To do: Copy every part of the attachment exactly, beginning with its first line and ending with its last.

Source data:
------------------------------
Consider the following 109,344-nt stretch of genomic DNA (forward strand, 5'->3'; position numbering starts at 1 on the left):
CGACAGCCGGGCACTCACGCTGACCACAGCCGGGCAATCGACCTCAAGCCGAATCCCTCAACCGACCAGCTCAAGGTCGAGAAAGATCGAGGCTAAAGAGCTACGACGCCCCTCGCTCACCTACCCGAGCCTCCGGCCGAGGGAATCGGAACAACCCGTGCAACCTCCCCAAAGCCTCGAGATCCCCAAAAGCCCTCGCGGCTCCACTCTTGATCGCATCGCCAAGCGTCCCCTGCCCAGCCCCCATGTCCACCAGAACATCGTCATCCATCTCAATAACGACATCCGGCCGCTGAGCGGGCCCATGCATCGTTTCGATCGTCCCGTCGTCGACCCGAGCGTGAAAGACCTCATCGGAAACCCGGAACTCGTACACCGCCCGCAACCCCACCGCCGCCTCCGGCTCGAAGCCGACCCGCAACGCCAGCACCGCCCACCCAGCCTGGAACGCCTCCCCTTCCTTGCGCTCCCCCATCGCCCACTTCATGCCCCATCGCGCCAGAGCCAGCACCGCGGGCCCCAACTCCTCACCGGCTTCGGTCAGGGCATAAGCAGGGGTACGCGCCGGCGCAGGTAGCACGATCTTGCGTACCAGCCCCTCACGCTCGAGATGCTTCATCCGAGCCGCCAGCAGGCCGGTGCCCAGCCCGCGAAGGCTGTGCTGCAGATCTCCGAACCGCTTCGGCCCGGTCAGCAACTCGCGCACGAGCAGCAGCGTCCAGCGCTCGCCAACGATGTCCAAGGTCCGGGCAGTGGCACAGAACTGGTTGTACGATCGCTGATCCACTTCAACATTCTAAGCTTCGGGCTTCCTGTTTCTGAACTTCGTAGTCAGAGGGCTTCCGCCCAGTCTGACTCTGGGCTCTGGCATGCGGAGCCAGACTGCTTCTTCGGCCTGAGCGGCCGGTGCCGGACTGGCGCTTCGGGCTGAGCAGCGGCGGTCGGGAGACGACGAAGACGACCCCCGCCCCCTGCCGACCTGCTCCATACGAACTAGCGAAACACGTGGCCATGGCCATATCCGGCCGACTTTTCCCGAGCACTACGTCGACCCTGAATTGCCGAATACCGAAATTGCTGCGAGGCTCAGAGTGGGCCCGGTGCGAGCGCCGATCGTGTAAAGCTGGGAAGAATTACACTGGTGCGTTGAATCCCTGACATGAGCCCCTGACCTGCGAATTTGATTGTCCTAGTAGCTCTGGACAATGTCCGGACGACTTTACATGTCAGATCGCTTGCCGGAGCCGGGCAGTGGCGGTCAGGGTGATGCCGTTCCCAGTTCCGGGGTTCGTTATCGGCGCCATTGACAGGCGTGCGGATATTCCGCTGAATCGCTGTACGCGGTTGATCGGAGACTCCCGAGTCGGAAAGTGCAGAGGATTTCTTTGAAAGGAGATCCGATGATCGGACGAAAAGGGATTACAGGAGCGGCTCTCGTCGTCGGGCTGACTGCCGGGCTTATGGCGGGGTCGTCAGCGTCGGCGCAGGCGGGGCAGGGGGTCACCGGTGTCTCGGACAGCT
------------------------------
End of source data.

Consider the following 109,344-nt stretch of genomic DNA (forward strand, 5'->3'; position numbering starts at 1 on the left):
CGACAGCCGGGCACTCACGCTGACCACAGCCGGGCAATCGACCTCAAGCCGAATCCCTCAACCGACCAGCTCAAGGTCGAGAAAGATCGAGGCTAAAGAGCTACGACGCCCCTCGCTCACCTACCCGAGCCTCCGGCCGAGGGAATCGGAACAACCCGTGCAACCTCCCCAAAGCCTCGAGATCCCCAAAAGCCCTCGCGGCTCCACTCTTGATCGCATCGCCAAGCGTCCCCTGCCCAGCCCCCATGTCCACCAGAACATCGTCATCCATCTCAATAACGACATCCGGCCGCTGAGCGGGCCCATGCATCGTTTCGATCGTCCCGTCGTCGACCCGAGCGTGAAAGACCTCATCGGAAACCCGGAACTCGTACACCGCCCGCAACCCCACCGCCGCCTCCGGCTCGAAGCCGACCCGCAACGCCAGCACCGCCCACCCAGCCTGGAACGCCTCCCCTTCCTTGCGCTCCCCCATCGCCCACTTCATGCCCCATCGCGCCAGAGCCAGCACCGCGGGCCCCAACTCCTCACCGGCTTCGGTCAGGGCATAAGCAGGGGTACGCGCCGGCGCAGGTAGCACGATCTTGCGTACCAGCCCCTCACGCTCGAGATGCTTCATCCGAGCCGCCAGCAGGCCGGTGCCCAGCCCGCGAAGGCTGTGCTGCAGATCTCCGAACCGCTTCGGCCCGGTCAGCAACTCGCGCACGAGCAGCAGCGTCCAGCGCTCGCCAACGATGTCCAAGGTCCGGGCAGTGGCACAGAACTGGTTGTACGATCGCTGATCCACTTCAACATTCTAAGCTTCGGGCTTCCTGTTTCTGAACTTCGTAGTCAGAGGGCTTCCGCCCAGTCTGACTCTGGGCTCTGGCATGCGGAGCCAGACTGCTTCTTCGGCCTGAGCGGCCGGTGCCGGACTGGCGCTTCGGGCTGAGCAGCGGCGGTCGGGAGACGACGAAGACGACCCCCGCCCCCTGCCGACCTGCTCCATACGAACTAGCGAAACACGTGGCCATGGCCATATCCGGCCGACTTTTCCCGAGCACTACGTCGACCCTGAATTGCCGAATACCGAAATTGCTGCGAGGCTCAGAGTGGGCCCGGTGCGAGCGCCGATCGTGTAAAGCTGGGAAGAATTACACTGGTGCGTTGAATCCCTGACATGAGCCCCTGACCTGCGAATTTGATTGTCCTAGTAGCTCTGGACAATGTCCGGACGACTTTACATGTCAGATCGCTTGCCGGAGCCGGGCAGTGGCGGTCAGGGTGATGCCGTTCCCAGTTCCGGGGTTCGTTATCGGCGCCATTGACAGGCGTGCGGATATTCCGCTGAATCGCTGTACGCGGTTGATCGGAGACTCCCGAGTCGGAAAGTGCAGAGGATTTCTTTGAAAGGAGATCCGATGATCGGACGAAAAGGGATTACAGGAGCGGCTCTCGTCGTCGGGCTGACTGCCGGGCTTATGGCGGGGTCGTCAGCGTCGGCGCAGGCGGGGCAGGGGGTCACCGGTGTCTCGGACAGCT